It was really tasty. It was less eggy than a quiche, but it did have a custard-y component.  And the watchword here is dry.  Make sure the shrooms are cooked to Sahara-level desiccation.  The drier the ingredients, the better the final product will be.

Because even though you may disagree with me about carbo-overload, nobody wants wet pie.

Wet pie.

Thanks for your time.



A baking lesson, plus there’s pie!

I have a dirty little secret.Despite possessing a fair hand in the kitchen, I’ve never made a pie with which I was happy.  I haven’t killed anybody, but nobody has ever asked for the recipe, or even seconds.  Humdrum pies are my cross to bear.  With grace and dignity I try to soldier on regardless of the back-breaking burden that fate has chosen for me (besides, my mom makes killer pies, and she’s very generous).

I acted as judge today at the NC State Fair.  The contest was Gold Medal Flour “Best Pie” Contest.  Because there were so many entrants, they broke us into 2 teams of 5 or 6 each. And we got down to work.Almost at the end of our team’s pies Lisa brought around a green silky pie with flecks of lime zest visible.  It was called a key lime fudge.  They gave us all pieces and we chowed down.  I and one other judge at my table loved it. It was almost like two pies in one.  The top layer was tart yet sweet.  The chocolate layer was silky and lingered on the tongue.  I never would have predicted that key lime and chocolate would be so delicious and my very faorite out of a huge assortment of pies.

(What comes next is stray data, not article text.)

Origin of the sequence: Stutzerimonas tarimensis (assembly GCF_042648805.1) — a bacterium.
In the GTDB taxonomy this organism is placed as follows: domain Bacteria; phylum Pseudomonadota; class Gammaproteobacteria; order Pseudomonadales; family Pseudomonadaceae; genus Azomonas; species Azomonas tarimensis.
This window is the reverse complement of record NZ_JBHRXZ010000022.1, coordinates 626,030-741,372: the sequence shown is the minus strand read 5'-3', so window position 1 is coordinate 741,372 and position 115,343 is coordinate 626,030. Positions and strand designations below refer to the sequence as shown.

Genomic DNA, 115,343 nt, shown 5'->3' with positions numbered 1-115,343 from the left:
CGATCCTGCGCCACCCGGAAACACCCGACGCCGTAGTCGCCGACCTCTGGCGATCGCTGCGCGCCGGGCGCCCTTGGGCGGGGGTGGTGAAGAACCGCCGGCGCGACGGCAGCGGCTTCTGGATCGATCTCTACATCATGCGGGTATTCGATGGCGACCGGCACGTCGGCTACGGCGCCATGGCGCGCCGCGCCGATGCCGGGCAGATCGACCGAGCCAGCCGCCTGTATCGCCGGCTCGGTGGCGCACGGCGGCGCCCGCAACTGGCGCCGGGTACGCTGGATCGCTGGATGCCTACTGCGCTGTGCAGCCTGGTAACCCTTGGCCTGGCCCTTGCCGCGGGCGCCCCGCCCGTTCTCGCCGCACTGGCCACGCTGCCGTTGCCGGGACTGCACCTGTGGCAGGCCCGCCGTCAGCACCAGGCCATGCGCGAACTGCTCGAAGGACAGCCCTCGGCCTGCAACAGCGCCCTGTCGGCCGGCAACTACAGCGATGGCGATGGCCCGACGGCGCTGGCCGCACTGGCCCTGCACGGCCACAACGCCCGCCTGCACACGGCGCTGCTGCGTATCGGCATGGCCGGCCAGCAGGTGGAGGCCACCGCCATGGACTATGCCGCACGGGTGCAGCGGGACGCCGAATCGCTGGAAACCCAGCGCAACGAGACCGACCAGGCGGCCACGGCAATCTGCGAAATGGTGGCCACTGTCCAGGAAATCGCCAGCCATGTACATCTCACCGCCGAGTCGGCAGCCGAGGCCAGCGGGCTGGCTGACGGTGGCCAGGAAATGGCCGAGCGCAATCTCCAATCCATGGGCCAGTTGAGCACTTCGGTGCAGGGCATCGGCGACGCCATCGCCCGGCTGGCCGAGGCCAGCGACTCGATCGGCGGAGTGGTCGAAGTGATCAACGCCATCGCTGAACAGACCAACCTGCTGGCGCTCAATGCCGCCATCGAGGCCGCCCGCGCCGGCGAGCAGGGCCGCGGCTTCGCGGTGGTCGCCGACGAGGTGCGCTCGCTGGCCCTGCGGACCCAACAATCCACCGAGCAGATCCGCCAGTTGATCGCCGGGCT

And we had a ton of pie.  At the end of our voting, I realized that even though I was there to judge, I had gained something I can carry with me to improve every pie I’ll make from now on.

The first lesson is buttermilk does very flavorful things to a pie crust.

Don’t roll you crust out too thickly, or it will not cook, and you will have a pale dough-ey crust,

Don’t neglect salt in both the crust and the filling.Apples can be problematic, cut them small enough so that they are cooked through.  And taste them before you cook them. The last lesson was probably the most important.

Don’t decide you don’t like a food unless you have tasted it. And don’t prejudge a food, or flavors, or people.  Even after living on this rock for more than a half century, delightfully, I am still able to have my socks knocked right off.

Melissa Bentley’s Key Lime Fudge Pie



1/2 Cup Sweetened Shredded Coconut

1 1/4 Cups Gold Medal All-Purpose Flour (plus more for rolling)

Pinch of Salt

1/2 Cup (1stick) unsalted butter, cut into pieces, cold

3 to 5 tablespoons cream of coconut, cold, as needed